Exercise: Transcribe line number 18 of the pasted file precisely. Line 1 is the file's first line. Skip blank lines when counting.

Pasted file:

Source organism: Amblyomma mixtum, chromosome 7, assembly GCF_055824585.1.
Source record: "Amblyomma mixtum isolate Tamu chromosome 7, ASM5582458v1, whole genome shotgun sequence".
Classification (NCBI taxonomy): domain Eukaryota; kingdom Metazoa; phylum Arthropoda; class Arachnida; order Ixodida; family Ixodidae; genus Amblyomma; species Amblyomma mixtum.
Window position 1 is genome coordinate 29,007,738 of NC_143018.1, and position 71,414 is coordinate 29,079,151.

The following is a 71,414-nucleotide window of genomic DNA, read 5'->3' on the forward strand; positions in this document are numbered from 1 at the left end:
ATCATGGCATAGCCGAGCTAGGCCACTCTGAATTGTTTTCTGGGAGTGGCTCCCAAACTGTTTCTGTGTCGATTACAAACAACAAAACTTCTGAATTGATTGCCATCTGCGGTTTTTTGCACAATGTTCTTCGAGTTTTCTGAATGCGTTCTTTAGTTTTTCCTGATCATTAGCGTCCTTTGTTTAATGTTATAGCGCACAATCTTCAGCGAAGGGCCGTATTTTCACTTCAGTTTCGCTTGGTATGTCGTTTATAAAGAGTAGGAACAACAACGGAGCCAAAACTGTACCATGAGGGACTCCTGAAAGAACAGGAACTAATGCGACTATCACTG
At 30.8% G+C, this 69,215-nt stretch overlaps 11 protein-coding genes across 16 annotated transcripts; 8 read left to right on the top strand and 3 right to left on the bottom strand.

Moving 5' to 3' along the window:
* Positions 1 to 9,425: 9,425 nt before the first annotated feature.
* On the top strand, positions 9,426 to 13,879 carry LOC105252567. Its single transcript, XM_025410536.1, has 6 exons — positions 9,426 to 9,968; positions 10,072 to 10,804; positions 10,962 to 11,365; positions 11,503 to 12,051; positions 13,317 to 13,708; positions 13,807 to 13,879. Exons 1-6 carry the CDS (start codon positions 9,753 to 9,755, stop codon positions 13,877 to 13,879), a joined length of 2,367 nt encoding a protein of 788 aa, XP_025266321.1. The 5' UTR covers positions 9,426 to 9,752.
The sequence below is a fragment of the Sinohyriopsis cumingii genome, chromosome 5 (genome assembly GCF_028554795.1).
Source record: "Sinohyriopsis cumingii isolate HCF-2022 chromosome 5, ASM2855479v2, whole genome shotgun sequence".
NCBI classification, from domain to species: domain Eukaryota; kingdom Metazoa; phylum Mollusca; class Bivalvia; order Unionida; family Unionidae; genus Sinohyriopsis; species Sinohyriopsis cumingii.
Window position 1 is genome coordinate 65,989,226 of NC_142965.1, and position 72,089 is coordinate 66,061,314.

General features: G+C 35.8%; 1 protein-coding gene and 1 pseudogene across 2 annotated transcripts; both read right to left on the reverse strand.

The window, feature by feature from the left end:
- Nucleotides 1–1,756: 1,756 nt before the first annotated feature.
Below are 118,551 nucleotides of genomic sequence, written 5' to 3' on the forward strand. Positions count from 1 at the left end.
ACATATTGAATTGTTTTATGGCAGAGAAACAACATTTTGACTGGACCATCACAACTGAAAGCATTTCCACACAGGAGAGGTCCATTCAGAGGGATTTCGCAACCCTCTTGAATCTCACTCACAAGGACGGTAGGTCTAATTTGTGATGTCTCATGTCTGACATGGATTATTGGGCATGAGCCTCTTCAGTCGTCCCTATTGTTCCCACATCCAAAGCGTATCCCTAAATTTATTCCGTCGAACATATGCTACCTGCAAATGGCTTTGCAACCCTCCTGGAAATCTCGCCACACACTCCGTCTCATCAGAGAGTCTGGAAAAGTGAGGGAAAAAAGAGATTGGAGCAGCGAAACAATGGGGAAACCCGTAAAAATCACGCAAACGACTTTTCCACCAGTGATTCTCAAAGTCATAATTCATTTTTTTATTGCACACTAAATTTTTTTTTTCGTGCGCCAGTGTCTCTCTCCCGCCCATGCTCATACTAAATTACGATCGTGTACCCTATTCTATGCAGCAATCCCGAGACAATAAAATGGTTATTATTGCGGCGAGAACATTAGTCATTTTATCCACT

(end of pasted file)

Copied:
Below are 118,551 nucleotides of genomic sequence, written 5' to 3' on the forward strand. Positions count from 1 at the left end.